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BIO

whatgrandmawore is a celebration of all-things fashion and its most iconic moments, written by Ruby-May Helms. She has a BA (Hons) in Fashion and Dress History, and an MA in the History of Design and Material Culture. She is currently in the process of applying for a PHD in design history, exploring the relationship between clothing and death. 

 

This blog explores fashion and dress history through the analysis of surviving garments and other material culture from museum collections. It discusses fashion theory, topical and current issues, and reviews the latest exhibitions. 

 

TO CONTACT: rubymayhelms@hotmail.com. 

 

You can follow us on our social media channels by searching for us on Instagram and Twitter.

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June 4, 2019

In light of The Costume Society’s upcoming July conference, Pre-Raphaelites and the Arts and Crafts Movement, the terms (in this instance) of the month are Aesthetic/Artistic dress.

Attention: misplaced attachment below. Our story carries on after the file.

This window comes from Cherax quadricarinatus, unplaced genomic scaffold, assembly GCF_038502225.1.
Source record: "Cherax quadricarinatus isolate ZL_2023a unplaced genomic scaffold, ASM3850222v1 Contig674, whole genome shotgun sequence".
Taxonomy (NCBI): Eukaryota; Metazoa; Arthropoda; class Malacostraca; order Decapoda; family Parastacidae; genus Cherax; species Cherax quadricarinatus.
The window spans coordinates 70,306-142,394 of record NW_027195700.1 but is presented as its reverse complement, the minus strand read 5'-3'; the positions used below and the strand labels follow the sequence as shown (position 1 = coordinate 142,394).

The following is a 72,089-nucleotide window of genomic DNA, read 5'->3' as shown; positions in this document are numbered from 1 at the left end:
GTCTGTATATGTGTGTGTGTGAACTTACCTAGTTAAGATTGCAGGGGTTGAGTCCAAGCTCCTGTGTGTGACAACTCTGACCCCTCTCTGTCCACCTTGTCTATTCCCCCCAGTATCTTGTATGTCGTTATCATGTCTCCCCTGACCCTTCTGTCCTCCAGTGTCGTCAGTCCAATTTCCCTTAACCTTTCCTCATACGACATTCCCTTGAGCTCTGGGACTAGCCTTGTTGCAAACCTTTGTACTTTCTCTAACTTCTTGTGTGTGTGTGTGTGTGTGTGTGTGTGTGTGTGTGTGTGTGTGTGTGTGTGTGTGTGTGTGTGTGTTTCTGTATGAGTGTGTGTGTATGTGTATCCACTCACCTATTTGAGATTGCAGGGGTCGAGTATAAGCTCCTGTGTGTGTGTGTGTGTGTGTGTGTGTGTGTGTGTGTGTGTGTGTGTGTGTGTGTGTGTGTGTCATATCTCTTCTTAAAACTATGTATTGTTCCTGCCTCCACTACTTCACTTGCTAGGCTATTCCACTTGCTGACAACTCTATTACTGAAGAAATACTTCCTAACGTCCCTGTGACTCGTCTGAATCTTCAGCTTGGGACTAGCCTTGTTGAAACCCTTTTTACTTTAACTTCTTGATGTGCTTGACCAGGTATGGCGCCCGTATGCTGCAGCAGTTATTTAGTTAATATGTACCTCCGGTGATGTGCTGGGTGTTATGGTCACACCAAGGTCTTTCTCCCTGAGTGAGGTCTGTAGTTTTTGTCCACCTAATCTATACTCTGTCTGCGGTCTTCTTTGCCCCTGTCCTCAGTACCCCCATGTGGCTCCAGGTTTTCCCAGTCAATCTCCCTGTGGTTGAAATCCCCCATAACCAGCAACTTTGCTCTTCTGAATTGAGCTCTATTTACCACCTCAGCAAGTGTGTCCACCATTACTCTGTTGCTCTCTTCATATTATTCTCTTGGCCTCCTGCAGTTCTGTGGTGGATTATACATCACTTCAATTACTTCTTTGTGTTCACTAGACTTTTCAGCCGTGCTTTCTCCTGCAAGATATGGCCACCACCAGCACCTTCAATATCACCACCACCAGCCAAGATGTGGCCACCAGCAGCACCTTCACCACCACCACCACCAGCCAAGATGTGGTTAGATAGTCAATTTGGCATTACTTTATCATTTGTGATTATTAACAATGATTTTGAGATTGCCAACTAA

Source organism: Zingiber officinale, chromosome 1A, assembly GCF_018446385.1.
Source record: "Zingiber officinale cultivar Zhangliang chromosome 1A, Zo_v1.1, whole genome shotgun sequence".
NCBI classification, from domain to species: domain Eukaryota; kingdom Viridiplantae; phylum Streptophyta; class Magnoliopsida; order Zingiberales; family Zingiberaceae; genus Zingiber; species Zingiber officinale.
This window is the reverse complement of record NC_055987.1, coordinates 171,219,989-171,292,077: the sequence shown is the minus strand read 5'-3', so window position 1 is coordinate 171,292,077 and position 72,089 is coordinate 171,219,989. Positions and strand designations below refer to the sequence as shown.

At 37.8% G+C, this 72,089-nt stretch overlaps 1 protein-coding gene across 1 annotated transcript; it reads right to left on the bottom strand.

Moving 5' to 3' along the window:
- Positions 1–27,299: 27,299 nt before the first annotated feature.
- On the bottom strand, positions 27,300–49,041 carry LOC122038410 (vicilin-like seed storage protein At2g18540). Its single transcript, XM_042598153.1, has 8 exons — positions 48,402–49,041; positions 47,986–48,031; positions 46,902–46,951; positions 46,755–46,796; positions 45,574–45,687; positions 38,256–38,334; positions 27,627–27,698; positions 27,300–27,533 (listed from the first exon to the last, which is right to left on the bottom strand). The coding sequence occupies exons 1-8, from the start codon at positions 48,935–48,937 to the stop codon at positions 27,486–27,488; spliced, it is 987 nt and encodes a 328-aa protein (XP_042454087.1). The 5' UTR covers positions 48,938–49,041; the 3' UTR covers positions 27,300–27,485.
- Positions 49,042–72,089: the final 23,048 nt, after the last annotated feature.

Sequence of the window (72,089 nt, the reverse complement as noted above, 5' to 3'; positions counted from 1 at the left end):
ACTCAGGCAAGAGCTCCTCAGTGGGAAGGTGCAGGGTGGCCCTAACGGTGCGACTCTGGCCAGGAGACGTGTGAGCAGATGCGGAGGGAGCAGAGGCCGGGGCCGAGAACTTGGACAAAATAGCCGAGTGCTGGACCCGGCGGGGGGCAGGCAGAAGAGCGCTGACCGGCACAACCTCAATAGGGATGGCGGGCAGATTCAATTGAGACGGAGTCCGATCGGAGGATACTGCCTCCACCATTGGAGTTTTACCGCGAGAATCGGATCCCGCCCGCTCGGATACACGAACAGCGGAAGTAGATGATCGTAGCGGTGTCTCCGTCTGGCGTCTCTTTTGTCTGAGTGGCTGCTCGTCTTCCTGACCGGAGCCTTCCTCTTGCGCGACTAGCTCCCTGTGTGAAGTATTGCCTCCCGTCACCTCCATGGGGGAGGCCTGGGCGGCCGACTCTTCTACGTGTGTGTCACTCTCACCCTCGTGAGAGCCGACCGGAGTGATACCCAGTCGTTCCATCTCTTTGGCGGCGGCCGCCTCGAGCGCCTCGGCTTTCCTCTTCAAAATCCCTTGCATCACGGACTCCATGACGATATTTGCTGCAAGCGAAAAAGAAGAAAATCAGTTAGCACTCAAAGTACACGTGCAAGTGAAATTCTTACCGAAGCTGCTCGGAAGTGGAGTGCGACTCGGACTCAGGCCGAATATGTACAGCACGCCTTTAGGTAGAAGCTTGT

E.582-1953. F. Champenois. Mucha, Alphonse. Colour lithograph. c1898. Victoria and Albert Museum, London. http://collections.vam.ac.uk/item/O590845/f-champenois-poster-mucha-alphonse/

These two words are used interchangeably, and can be applied, as stated by Aileen Ribeiro in her text Clothing Art: The Visual Culture of Fashion, 1600-1914 ‘to a shifting group of people,’ living in the 19th century, who shared ideas in regards to art and its relationship to dress and taste.[1] The terms are described by Valerie Cumming, C.W Cunnington and P.E Cunnington in The Dictionary of Fashion History as: 

Artistic Movement: 1848-1900 – the influence of the Pre-Raphaelite brotherhood, a group of painters founded in 1948 by Holman Hunt, Milais and Dante Gabriel Rosetti […]. This alternative style, one of the firs...

February 12, 2019